Please say hello to Jaime Samms and
Like You've Never Been Hurt
Family. Big and riotous or small and calm. They are the first stage in the making of us. Personally, I come from a huge one. More brothers and sister than I can count on one hand, and we won’t even get into the number nieces and nephews. Let me tell you. It makes for chaotic family get-togethers, because we are all still close enough to want to keep in touch.
Christmases are insane. The one time of year we all get together without too much crowding and crazy is during the summer, when we descend on an unsuspecting camp ground and snap up all the empty sites. We surround each others’ camp fires and have communal dinners, and invade the beach of sunny afternoons to create our own strange and wonderful sand creatures. There are more than enough of us to make our own baseball team for the evening games. It’s a lot of fun, with something for everyone, and no commitments for a couple of weeks. A chance to reconnect and catch up with each others’ lives.
As close as we are, though, there are times when it feels like we are miles apart, and have nothing in common. It can be really hard to talk about the important things when that’s the case. Families are funny things. We want the best for them. We tend to think we know what that is. Being on the receiving end of that kind of care can be stifling.
Then, sometimes, we think we know what the others in our families are thinking, what they want for us or from us, and that can be crippling. In Adam’s case, he is dancing for his mother. She encouraged him his entire life, and after her death, he is terrified that if he loses his shot at a ballet career, he looses his last link to her.
That can be a powerful motivator, but thankfully, he has a very close-knit, understanding family to help. He has to understand that his dance is his, his life, and his future. He might never again have the chance to ask his mother what she really wanted for him, but he can dance in her honour and still stay true to his own circumstances. Bow all he has to do is figure out what those circumstances actually are.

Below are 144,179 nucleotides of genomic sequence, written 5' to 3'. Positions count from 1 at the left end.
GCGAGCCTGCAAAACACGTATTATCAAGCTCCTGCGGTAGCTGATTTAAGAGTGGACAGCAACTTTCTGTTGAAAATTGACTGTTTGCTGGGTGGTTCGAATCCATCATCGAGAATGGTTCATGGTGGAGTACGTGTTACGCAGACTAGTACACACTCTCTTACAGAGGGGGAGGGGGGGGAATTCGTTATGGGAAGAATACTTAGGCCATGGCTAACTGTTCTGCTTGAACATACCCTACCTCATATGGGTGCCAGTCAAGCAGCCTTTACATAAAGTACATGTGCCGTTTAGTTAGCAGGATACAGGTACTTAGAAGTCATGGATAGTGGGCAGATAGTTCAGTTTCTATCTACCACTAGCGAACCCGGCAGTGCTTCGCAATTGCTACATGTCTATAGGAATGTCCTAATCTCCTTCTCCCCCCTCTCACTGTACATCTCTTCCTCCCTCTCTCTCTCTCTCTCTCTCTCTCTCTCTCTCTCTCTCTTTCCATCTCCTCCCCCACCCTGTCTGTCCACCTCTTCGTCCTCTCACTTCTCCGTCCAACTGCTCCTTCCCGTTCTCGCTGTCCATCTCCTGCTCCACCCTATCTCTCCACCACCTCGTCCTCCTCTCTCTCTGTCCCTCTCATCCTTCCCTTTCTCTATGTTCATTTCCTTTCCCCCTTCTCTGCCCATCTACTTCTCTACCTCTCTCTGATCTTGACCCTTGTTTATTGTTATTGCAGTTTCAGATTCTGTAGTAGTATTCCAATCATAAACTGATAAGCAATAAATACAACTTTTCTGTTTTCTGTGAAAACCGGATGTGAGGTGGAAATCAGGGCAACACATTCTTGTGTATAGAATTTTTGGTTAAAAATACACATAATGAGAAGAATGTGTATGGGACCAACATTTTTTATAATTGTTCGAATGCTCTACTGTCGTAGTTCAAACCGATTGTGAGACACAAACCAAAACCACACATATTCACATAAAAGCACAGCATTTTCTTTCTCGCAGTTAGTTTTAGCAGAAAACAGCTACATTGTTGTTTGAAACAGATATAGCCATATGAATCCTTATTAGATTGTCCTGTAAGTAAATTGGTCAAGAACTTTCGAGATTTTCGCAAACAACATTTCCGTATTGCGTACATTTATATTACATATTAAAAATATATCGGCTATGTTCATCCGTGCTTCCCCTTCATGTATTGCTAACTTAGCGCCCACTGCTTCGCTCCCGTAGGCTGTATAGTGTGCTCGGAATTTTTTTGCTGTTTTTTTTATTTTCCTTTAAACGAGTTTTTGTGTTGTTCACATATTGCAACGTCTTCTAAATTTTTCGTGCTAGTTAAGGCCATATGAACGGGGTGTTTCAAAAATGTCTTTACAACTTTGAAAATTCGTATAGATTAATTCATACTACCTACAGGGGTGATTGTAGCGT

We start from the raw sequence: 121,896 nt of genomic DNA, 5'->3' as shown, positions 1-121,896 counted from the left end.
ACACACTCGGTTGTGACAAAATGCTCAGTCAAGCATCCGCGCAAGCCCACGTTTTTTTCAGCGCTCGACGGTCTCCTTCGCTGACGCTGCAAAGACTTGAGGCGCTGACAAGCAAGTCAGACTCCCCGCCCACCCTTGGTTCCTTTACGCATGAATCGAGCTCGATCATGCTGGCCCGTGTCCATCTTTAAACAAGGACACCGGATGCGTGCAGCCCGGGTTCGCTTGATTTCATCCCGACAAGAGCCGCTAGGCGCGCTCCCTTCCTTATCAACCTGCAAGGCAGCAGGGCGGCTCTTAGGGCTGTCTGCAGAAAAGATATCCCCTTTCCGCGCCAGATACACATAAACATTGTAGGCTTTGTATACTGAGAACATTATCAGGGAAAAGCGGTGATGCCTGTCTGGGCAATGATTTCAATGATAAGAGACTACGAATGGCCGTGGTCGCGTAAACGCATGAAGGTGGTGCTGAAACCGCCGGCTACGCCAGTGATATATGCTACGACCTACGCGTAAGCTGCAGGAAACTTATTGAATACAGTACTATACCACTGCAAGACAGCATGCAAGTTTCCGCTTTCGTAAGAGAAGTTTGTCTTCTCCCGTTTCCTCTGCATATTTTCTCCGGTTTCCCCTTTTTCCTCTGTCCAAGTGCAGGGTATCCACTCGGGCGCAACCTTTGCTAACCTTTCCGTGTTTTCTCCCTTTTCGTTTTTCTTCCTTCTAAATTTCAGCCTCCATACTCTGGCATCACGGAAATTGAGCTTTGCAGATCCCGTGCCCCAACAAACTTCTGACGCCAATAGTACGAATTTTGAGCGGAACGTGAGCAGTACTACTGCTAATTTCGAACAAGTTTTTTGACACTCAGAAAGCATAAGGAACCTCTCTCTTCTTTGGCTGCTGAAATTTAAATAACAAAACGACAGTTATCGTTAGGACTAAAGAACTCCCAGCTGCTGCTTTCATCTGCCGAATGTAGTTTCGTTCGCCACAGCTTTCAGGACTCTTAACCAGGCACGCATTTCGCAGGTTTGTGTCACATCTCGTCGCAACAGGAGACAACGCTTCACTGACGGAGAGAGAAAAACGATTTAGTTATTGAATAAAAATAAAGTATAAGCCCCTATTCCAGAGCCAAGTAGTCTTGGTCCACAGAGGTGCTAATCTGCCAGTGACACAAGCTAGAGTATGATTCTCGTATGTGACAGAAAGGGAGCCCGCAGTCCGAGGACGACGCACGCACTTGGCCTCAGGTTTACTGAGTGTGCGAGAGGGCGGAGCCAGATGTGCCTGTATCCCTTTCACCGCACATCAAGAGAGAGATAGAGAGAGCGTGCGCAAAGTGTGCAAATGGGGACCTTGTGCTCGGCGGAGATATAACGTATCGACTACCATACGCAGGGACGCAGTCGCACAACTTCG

About to lose the only thing he ever loved, Adam Pittaluga is at a crossroads in a dancing career that has hardly begun. He has always wanted to be a ballet dancer, but now that it’s impossible, he turns to Peridot for comfort. Peridot has been rebuilding his life after losing his ability to dance professionally, his marriage, and very nearly his daughter. He has a lot of reasons to be leery of starting something new, especially with a man as young as Adam.
Adam and Peridot have to believe that starting again can lead to love and success and that sometimes, the strength needed to love like you’ve never been hurt can be borrowed from unexpected places for a while. But ultimately, they must find it inside themselves to be each other’s happy ending.
Get the book:
About the author:
Jaime has been writing for various publishers since the fall of 2008, although she’s been writing for herself far longer. Often asked why men—what’s so fascinating about writing stories about men falling in love—she’s never come up with a clear answer. Just that these are the stories that she loves to read, so it seemed to make sense if she was going to write, they would also be the stories she wrote.
These days, you can find plenty of free reading on her website. She also writes for Freya’s Bower, Dreamspinner Press, Totally Bound, and now, Riptide Publishing.
Spare time, when it can be found rolled into a ball at the back of the dryer or cavorting with the dust bunnies in the corners, is spent crocheting, drawing, gardening (weather permitting, of course, since she is Canadian!), or watching movies. She has a day job, as well, which she loves, and two kids, but thankfully, also a wonderful husband who shoulders more than his fair share of household and child-care responsibilities.
She graduated some time ago from college with a fine arts diploma, and a major in textile arts, which basically qualifies her to draw pictures and create things with string and fabric. One always needs an official slip of paper to fall back on after all . . .
Promotional post. Materials provided by the author.